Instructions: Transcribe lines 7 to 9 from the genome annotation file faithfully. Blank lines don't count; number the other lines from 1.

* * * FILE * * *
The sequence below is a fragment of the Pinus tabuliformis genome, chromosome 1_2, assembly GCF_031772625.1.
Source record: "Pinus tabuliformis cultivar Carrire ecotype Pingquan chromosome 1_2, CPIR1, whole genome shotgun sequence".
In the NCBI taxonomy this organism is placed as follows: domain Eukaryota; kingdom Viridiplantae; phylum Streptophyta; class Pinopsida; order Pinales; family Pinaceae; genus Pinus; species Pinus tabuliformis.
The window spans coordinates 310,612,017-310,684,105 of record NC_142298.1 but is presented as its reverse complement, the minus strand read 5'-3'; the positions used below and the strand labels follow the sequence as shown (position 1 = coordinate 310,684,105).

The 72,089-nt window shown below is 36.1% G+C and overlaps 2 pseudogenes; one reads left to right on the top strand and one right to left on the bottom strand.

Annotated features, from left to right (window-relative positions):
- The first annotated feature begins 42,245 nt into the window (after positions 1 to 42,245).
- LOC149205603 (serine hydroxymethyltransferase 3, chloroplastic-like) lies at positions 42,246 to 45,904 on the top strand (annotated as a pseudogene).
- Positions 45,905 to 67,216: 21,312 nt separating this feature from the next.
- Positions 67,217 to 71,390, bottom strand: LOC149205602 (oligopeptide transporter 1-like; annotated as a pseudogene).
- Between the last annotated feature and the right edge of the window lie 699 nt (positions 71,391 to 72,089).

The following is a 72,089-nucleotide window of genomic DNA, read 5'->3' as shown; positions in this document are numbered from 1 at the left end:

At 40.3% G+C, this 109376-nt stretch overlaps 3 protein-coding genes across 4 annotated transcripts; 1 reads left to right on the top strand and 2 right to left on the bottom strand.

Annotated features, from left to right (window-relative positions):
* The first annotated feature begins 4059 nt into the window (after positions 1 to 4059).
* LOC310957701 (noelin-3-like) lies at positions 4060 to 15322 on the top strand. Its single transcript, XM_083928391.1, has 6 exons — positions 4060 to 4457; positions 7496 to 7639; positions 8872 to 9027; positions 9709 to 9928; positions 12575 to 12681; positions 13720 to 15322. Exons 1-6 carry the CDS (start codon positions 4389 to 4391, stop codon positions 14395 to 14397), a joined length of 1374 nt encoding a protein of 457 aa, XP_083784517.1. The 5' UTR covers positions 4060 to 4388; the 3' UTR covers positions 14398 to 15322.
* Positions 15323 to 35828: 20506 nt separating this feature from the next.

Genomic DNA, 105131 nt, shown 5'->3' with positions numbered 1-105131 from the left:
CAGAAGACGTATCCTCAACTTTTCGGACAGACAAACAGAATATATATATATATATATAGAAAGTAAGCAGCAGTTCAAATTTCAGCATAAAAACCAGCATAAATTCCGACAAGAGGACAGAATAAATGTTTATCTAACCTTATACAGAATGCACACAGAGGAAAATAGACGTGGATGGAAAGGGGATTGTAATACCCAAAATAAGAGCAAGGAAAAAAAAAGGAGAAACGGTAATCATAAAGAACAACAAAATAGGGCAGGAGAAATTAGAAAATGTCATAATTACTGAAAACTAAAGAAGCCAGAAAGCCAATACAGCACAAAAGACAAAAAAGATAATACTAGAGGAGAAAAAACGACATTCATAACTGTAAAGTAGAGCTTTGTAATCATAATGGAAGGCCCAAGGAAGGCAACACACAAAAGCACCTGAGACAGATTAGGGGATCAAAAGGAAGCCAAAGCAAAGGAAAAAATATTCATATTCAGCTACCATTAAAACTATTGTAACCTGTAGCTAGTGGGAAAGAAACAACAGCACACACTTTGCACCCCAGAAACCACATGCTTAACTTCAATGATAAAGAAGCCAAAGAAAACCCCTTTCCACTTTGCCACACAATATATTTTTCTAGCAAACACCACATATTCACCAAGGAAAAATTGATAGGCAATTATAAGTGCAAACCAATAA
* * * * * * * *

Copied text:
- The first annotated feature begins 42,245 nt into the window (after positions 1 to 42,245).
- LOC149205603 (serine hydroxymethyltransferase 3, chloroplastic-like) lies at positions 42,246 to 45,904 on the top strand (annotated as a pseudogene).
- Positions 45,905 to 67,216: 21,312 nt separating this feature from the next.